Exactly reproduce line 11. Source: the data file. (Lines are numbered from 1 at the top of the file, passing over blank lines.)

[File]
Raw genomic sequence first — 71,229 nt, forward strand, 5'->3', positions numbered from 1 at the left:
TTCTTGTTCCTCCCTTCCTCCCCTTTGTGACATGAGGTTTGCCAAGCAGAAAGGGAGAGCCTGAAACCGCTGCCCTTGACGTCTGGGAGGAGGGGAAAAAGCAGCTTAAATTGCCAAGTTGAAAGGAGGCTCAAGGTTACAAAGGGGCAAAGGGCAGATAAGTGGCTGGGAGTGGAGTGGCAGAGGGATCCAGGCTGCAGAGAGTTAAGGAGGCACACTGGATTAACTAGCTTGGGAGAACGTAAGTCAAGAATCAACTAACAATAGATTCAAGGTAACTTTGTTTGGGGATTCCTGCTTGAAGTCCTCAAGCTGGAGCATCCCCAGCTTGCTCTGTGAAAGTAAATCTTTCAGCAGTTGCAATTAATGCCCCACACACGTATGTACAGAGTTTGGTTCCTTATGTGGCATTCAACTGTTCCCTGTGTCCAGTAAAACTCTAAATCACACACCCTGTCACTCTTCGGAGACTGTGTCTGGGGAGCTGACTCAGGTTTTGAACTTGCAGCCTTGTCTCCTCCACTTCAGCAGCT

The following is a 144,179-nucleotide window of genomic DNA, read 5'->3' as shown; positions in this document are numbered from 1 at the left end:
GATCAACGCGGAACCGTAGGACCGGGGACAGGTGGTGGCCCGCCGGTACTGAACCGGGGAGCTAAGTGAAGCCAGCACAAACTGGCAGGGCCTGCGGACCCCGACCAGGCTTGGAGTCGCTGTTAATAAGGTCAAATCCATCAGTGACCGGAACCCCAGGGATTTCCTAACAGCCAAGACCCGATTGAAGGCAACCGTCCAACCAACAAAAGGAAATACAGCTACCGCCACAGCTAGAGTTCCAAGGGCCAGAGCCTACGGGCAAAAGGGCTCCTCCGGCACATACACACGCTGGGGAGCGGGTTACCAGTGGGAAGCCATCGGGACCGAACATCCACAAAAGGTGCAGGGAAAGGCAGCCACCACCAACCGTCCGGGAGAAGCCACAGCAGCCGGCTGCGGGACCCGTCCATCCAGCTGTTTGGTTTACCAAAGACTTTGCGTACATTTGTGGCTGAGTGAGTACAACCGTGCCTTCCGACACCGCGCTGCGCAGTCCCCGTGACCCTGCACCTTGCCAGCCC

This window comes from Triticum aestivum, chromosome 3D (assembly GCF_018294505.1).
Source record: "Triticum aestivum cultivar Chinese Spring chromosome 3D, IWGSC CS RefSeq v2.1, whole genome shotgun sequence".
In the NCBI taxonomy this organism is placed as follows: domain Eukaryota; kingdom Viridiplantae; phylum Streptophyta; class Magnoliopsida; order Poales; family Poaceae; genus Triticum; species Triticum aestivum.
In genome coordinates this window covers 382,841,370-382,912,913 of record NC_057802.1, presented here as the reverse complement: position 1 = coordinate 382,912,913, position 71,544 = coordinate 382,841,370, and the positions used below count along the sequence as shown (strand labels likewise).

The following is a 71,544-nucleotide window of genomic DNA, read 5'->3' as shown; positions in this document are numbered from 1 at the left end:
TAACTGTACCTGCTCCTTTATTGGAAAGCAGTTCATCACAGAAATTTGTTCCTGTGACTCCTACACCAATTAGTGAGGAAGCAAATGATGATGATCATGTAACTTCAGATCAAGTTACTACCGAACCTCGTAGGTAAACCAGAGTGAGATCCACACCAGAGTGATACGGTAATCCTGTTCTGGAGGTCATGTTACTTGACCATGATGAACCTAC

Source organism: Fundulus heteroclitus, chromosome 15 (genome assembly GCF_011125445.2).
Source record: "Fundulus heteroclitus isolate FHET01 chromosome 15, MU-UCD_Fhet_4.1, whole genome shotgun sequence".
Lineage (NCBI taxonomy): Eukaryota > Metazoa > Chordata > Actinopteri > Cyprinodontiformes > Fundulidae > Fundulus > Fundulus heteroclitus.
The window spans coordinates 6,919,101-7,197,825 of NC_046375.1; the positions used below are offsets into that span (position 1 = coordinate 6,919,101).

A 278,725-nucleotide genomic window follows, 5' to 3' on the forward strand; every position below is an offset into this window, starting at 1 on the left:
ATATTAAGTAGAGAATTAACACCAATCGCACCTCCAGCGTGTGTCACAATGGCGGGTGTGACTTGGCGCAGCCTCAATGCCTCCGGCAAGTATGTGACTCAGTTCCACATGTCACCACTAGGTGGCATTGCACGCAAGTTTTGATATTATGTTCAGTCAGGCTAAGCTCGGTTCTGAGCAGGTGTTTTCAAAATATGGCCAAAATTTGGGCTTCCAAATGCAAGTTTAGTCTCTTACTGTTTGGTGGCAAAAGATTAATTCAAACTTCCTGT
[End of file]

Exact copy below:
Source organism: Fundulus heteroclitus, chromosome 15 (genome assembly GCF_011125445.2).